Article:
The childhood home of bandleader Cab Calloway was torn to pieces by demolition excavators today in what critics described as a stealth attack by the city housing department.
“This was very sneaky of them to do on a holiday weekend,” said Marti Pitrelli, an architectural historian and a leader of a year-long drive to save the Calloway house.
As she spoke, a pair of yellow excavators had already knocked down half of the 2200 block of Druid Hill Avenue, billows of yellow and black smoke rising in their wake.
Court Appeal Ignored?
Three weeks ago, Pitrelli filed an appeal in Baltimore Circuit Court of an administrative order that gave the Department of Housing and Community Development (HCD) permission to raze the block.
The appeal was approved by Circuit Court Judge Jeffrey M. Geller on August 18, and is currently listed as “active” on the Maryland Judiciary Case Search.
Such an appeal does not legally prevent HCD from proceeding with its stated plans. But it does put an agency on notice that an appeal is on record, and a future judicial decision could go against the agency.
According to HCD spokesperson Tammy Hawley, “we waited for possible notice of any additional action, etc., and never received anything.”
In an email today, she said, “We were not served any notice and never notified of any action by any petitioner within 30 days after the ruling.”
As a result, Hawley said, teardown work “resumed on August 24 and has been proceeding since then.”
Pitrelli said she observed wrecking equipment being assembled on the north end of the block yesterday afternoon. She called the courthouse, but could not reach an official or get back a return call.
A “Civil Matter”
Early this morning, the block was cordoned off by police.
A K&K Adams wrecking crew started up the excavators, which swiftly aimed their metal buckets at the large, brick-and-stone rowhouses.
“They wanted to get the block down with as little publicity as possible,” Pitrelli said of the timing of the take down. “In the end, the city just did what they wanted.”
“They wanted to get the block down with as little publicity as possible” – Marti Pitrelli.
She asked the police for help. An officer issued a “Citizen/Police Contact Receipt” to her that said the department could take no action because the demolition was a “civil matter.”
• The Brew has covered the Calloway dispute from the start. Here’s a link to our stories.
Pitrelli said she then reached a Baltimore District Court Commissioner, who told her the District Court can’t enforce a Circuit Court case. He suggested that she contact the court on Tuesday.
“I am profoundly sad. This is anguishing to me,” said Pitrelli, who lives nearby in Marble Hill and had helped spearhead a petition drive calling for the Calloway house to be saved.
Peter Brooks also witnessed today’s demolition of 2216. This was the house, he said, where his grandfather lived with his parents and his talented musical sister, Blanche Calloway, before and after World War I.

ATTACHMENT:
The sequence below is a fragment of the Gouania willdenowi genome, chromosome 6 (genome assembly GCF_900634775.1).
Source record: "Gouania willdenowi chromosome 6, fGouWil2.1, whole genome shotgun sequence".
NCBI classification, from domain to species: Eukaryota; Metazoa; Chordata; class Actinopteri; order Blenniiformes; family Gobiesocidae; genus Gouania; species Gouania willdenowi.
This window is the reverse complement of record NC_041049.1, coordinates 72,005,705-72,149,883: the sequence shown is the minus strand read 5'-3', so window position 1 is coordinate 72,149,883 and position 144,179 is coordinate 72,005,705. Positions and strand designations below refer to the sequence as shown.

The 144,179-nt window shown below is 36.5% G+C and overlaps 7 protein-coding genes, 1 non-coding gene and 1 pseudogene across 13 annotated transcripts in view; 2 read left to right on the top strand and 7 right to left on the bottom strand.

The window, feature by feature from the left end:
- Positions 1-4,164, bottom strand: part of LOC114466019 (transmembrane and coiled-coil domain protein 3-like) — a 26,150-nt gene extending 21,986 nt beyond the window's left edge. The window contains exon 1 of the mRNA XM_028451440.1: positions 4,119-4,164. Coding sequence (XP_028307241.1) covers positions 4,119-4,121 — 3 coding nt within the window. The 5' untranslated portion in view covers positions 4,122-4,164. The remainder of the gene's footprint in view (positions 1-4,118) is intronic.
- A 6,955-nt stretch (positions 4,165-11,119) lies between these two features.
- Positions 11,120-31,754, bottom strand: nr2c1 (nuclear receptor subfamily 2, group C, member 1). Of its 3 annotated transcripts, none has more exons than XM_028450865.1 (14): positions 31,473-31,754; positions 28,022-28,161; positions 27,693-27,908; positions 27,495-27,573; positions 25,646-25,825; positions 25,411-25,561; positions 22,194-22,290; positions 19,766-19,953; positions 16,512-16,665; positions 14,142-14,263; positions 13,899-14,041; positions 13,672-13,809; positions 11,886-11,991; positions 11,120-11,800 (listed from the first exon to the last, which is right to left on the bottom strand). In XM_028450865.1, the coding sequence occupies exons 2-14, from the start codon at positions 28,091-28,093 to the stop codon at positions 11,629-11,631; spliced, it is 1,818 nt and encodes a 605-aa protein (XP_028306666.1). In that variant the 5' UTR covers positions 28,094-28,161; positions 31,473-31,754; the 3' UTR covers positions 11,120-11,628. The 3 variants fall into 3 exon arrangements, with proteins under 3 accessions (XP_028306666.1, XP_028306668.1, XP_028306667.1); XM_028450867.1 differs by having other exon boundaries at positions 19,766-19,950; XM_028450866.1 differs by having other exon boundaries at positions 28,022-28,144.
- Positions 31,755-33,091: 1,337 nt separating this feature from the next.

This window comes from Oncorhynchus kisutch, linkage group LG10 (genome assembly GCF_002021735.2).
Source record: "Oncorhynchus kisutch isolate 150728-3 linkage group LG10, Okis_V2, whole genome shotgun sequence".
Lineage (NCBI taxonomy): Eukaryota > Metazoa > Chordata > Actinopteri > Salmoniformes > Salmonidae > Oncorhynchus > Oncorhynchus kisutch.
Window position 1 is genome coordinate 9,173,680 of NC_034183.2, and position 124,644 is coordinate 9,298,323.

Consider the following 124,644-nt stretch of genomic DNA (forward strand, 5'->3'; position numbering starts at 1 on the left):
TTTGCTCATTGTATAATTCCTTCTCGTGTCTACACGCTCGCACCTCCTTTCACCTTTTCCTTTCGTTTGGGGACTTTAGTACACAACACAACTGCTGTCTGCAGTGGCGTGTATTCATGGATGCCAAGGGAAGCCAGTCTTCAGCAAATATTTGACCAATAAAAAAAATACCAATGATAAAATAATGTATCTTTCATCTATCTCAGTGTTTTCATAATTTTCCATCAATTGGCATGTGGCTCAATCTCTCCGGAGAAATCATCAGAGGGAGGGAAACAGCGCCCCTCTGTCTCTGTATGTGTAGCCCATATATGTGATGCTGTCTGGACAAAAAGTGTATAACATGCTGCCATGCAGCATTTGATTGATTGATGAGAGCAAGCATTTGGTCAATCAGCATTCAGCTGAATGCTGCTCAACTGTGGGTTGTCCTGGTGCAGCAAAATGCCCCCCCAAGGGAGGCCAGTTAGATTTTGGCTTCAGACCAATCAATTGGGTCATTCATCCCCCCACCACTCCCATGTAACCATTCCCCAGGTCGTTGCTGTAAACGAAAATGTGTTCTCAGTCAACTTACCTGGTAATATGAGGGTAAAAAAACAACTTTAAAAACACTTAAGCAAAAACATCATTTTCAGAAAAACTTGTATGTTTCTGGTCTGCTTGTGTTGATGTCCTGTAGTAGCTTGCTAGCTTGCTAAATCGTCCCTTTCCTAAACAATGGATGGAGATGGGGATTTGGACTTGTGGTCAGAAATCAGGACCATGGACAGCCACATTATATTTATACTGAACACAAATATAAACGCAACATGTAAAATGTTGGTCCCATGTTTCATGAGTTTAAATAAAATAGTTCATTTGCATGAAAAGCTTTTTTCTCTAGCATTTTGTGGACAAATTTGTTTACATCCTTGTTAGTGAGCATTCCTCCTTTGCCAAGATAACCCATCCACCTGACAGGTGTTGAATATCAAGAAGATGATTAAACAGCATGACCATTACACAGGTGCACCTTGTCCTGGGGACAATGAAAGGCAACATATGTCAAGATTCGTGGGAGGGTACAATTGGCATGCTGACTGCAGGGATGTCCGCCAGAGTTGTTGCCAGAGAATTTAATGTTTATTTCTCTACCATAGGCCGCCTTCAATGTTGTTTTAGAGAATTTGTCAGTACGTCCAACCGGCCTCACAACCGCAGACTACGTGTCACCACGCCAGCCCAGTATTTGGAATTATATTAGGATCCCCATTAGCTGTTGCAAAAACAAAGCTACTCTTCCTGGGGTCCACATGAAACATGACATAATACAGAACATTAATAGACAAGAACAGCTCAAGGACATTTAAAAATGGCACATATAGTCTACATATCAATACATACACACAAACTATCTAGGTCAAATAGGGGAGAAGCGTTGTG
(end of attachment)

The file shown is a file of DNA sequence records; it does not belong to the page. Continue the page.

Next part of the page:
From this vantage point, Brooks is convinced, his grandfather absorbed the sounds and sights of nearby Pennsylvania Avenue, whose rough-and-tumble nightlife inspired his big-band sound and the lyrics to “Reefer Man,” “Minnie the Moocher” and other famous songs.
In the end, Brooks said today, “we didn’t have the groundswell of public support” to surmount the political clout of the Druid Heights Community Development Corp., which opposed rehabilitating the Calloway house as a historic landmark or as a bed-and-breakfast for music buffs and traveling musicians.
Thiru Vignarajah, who denounced the demolition plan during his unsuccessful primary bid for mayor, also turned up on the scene today.
“They can’t pick up the damn trash,” he told The Brew, referring to the current city administration, “but they can find time to tear down a piece of Black history. It’s indefensible.”
“This hood got enough parks”
The CDC plans to include the demolished block in a proposed park bounded by Druid Hill Avenue and Baker, Division and Gold streets.
Once the heart of segregated, Black West Baltimore, the area has been cleared out by the city except for a small church on Division Street and an isolated KaBOOM playground rarely used by children.
“All our kids, they don’t have nothing to hang their pride on. This could have been something like that for them” – Steve Reed.
One area resident who watched disputed the notion that neighbors want the block raised for a park.
“I say ‘no’ to that – and I’ve been living in this area for 59 years,” said Steve Reed, who watched with others as the excavators bashed down the party walls and scooped up the debris.
“This hood got enough parks. You’re just making more places for people to get high.”
Reed said the house should have been preserved in Calloway’s memory.
“All our kids, they don’t have nothing to hang their pride on,” he said. “This could have been something like that for them.”